Juan Balleza

Juan Balleza joined the United States Marine Corps at the beginning of his senior year of high school at Fox Tech in San Antonio, Texas. Juan graduated in May of 1950, one month prior to the outset of the Korean War. In July of 1950, Juan was called to active duty and found himself quickly mobilized. In August, he and fellow Marines were transported to Marine Corps Base Camp Pendleton in California. While at Camp Pendleton he received three weeks of training as an 0311 Infantryman.

Juan’s first combat engagement occurred In late September of 1950. As part of the 1st Battalion, 7th Marines, Juan participated in the Second Battle of Seoul which resulted in the recapture of Seoul by United Nations forces.

Subsequent to his engagement in the Second Battle of Seoul, in October of 1950, Juan’s battalion and regiment moved into North Korea. In late November and December of 1950, amid bitter cold, Juan fought in the Battle of the Chosin Reservoir.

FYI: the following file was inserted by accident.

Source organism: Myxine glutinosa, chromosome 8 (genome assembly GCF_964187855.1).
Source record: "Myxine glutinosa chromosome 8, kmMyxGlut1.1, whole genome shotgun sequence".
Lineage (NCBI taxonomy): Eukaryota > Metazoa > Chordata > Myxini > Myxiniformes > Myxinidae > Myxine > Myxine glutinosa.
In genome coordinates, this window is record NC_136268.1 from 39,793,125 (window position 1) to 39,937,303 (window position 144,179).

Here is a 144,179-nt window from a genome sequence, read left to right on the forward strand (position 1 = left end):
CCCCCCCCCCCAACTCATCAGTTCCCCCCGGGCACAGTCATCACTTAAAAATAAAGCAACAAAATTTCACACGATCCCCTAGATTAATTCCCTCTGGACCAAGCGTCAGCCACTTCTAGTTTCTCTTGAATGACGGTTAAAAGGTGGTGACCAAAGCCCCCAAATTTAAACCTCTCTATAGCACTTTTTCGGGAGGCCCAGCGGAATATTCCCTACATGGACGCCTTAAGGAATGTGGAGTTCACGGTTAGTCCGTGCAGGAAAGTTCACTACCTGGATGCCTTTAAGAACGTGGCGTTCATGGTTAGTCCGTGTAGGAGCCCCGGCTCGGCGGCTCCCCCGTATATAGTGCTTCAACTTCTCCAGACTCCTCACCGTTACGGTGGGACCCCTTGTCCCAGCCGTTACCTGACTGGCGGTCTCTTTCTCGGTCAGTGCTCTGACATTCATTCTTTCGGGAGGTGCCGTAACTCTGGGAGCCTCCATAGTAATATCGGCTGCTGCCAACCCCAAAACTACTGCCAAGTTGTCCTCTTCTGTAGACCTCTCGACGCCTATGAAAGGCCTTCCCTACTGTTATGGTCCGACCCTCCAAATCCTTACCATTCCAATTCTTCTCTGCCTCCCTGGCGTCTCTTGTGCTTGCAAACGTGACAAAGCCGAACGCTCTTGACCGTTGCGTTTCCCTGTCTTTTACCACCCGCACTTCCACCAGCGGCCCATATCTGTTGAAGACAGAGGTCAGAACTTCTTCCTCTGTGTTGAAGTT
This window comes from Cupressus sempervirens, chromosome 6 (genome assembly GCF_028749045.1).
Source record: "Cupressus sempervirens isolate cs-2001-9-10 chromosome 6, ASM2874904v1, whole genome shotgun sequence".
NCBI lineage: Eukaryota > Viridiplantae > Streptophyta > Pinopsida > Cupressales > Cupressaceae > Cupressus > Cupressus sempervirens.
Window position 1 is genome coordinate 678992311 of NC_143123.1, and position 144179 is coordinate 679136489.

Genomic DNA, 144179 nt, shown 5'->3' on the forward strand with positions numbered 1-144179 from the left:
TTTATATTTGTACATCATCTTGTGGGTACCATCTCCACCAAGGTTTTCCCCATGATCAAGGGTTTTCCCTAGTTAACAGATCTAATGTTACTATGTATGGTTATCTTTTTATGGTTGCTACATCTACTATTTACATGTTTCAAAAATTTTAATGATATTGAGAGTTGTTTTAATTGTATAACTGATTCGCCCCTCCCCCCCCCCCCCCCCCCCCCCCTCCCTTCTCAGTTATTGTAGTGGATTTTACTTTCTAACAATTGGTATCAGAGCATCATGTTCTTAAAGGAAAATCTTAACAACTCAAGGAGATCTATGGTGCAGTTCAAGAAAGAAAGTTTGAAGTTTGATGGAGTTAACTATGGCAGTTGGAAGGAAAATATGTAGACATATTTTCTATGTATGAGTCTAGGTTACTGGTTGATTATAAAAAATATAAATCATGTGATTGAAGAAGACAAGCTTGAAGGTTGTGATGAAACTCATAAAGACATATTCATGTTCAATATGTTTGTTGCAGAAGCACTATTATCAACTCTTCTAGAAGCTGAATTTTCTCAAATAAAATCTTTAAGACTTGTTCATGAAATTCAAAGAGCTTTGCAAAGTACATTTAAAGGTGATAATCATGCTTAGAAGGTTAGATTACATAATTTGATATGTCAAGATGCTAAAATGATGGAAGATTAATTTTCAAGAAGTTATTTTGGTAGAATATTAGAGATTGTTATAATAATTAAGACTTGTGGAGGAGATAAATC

After his service, Juan returned to San Antonio.

In 2001, Juan revisited South Korea and was amazed by the modernization of the country as well as the enduring thankfulness of the South Korean people.

Comments

Likes 0

You must be a registered user to comment or like - please register to join us!

Display: Grid Detailed

Interview, July 14, 2018

Juan Balleza interview, Luby’s Restaurant, San Antonio, Texas.

Show All »

Interview, July 14, 2018

USS Bayfield, July 1949

Photo provided by Juan Balleza of three Marines. Juan stands center with Alving G. Padilla, Jr., my grandfather, to his left and Freddy De La Rosa to his right.

Show All »

USS Bayfield, July 1949

Korean War - Key Events

January 17, 1950

North Korean leader Kim Il-Sung proposes the “liberation” of South Korea to Soviet officials. Weeks of telegram exchanges between Beijing, Moscow, and P’yŏngyang follow, and by early spring Kim has secured assurances of support for the invasion from Soviet premier Joseph Stalin and Chinese leader Mao Zedong.

These events are taken from the Encyclopedia Britannica

New Report

Close